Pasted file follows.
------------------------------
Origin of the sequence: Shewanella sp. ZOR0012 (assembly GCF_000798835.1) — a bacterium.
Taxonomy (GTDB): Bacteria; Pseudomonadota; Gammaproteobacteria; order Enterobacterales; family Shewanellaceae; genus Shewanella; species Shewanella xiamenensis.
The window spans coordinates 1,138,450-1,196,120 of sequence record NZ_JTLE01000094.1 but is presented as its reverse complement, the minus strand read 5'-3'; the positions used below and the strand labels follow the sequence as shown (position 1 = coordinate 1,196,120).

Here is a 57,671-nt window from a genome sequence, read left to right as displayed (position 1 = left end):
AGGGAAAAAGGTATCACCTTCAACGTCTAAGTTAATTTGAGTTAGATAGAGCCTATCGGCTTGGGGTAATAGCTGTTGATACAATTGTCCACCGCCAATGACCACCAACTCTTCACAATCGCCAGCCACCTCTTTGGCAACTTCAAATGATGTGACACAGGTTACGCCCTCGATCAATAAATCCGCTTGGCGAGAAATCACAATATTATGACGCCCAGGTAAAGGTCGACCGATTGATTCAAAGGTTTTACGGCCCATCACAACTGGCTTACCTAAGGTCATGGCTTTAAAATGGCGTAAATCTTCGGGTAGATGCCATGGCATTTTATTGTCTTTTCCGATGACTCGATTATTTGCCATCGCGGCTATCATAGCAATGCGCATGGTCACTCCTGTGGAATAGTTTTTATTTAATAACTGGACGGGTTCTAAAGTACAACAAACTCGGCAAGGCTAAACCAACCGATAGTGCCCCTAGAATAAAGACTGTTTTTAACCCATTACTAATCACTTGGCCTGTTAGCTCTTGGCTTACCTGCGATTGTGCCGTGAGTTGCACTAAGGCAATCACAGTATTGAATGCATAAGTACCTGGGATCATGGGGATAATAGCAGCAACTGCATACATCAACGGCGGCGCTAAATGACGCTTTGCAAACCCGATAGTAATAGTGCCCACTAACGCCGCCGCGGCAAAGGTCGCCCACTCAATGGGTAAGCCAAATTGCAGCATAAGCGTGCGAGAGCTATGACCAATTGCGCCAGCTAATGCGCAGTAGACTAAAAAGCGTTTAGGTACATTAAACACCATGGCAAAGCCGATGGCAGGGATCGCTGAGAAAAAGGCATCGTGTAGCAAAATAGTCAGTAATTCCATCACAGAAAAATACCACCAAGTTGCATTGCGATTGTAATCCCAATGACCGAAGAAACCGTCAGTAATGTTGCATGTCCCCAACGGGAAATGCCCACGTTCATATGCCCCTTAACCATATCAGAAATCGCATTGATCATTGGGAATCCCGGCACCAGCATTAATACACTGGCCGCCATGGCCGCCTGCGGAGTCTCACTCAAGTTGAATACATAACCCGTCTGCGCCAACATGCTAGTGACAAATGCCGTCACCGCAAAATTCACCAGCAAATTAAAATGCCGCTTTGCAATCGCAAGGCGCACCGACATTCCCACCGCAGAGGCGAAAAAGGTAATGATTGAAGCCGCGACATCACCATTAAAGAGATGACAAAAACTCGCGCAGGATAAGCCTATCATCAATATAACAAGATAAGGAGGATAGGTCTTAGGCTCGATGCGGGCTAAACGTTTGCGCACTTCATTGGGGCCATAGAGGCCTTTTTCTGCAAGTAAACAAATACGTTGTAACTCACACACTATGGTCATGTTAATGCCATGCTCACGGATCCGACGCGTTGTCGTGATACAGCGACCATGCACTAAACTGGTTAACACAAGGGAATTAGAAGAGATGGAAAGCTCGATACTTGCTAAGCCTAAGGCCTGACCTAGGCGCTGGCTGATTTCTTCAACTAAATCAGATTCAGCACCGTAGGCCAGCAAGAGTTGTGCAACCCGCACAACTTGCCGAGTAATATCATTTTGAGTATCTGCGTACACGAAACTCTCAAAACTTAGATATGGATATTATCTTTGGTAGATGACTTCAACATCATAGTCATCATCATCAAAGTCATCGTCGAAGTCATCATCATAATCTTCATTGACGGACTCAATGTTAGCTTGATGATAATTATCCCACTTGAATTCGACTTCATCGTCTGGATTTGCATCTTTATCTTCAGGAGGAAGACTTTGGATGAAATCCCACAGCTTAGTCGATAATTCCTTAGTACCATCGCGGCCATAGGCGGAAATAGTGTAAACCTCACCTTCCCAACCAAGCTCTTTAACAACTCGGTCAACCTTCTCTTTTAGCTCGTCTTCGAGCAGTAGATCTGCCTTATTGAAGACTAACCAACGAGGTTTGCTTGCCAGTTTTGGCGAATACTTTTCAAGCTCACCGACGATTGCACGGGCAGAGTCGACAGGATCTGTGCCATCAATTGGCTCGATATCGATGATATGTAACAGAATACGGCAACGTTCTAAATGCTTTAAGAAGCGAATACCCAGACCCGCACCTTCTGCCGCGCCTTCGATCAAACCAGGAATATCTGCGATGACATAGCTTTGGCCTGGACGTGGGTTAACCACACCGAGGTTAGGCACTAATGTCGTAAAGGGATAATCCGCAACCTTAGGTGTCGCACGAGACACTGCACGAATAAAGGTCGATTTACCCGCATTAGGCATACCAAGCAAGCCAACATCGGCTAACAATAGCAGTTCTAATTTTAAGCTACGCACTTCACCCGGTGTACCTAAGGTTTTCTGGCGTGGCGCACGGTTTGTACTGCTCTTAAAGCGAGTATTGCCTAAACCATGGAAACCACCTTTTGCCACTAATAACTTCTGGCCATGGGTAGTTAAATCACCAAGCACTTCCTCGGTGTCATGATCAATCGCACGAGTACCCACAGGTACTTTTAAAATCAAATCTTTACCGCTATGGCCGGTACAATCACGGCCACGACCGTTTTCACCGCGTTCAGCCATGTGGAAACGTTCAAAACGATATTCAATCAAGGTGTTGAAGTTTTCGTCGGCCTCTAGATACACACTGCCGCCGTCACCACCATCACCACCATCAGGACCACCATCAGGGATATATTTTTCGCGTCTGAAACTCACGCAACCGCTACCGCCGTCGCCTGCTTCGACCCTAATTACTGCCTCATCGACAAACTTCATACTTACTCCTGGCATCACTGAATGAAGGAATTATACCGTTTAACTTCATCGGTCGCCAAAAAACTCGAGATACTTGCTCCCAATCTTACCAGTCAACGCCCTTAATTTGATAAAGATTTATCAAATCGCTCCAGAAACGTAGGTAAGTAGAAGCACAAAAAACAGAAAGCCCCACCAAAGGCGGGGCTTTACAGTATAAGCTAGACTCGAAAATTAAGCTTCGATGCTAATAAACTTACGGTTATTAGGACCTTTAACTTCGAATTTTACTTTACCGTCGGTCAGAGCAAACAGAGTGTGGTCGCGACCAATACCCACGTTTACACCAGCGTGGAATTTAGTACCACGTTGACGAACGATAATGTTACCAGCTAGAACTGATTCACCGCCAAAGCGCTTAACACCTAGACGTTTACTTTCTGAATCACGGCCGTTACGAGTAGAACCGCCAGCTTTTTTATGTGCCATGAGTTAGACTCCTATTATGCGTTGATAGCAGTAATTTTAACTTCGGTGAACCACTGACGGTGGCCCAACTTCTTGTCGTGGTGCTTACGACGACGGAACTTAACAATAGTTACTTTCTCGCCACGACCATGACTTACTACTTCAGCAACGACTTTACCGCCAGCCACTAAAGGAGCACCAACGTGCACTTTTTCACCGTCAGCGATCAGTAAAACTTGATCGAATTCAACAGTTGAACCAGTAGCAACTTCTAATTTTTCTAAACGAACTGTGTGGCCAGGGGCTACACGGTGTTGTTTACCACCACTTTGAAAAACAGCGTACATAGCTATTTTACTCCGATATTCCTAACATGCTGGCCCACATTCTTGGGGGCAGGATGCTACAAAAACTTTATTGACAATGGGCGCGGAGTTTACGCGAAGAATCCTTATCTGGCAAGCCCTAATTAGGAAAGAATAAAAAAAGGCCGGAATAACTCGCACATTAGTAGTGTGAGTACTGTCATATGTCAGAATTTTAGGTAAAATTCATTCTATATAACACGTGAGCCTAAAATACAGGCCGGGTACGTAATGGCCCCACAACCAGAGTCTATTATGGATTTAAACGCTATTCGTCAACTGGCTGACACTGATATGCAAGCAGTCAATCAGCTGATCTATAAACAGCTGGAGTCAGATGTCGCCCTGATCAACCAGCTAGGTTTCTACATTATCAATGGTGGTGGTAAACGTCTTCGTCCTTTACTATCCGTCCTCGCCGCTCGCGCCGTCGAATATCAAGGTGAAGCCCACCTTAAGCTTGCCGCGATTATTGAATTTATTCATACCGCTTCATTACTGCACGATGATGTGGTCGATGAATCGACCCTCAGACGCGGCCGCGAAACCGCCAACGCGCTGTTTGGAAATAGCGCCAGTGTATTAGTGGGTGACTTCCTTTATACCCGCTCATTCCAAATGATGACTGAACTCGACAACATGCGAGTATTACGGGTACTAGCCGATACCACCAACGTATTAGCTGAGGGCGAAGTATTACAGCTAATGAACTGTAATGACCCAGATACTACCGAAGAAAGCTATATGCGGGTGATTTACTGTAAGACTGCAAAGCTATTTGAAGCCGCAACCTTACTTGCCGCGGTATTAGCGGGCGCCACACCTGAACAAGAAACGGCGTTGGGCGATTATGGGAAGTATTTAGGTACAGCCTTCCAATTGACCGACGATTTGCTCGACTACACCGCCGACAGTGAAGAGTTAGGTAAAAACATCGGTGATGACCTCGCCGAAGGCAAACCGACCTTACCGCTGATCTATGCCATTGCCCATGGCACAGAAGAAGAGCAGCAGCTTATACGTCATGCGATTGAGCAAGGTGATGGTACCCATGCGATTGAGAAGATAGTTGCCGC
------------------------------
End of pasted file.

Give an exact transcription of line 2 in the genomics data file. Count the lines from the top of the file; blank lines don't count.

Taxonomy (GTDB): Bacteria; Pseudomonadota; Gammaproteobacteria; order Enterobacterales; family Shewanellaceae; genus Shewanella; species Shewanella xiamenensis.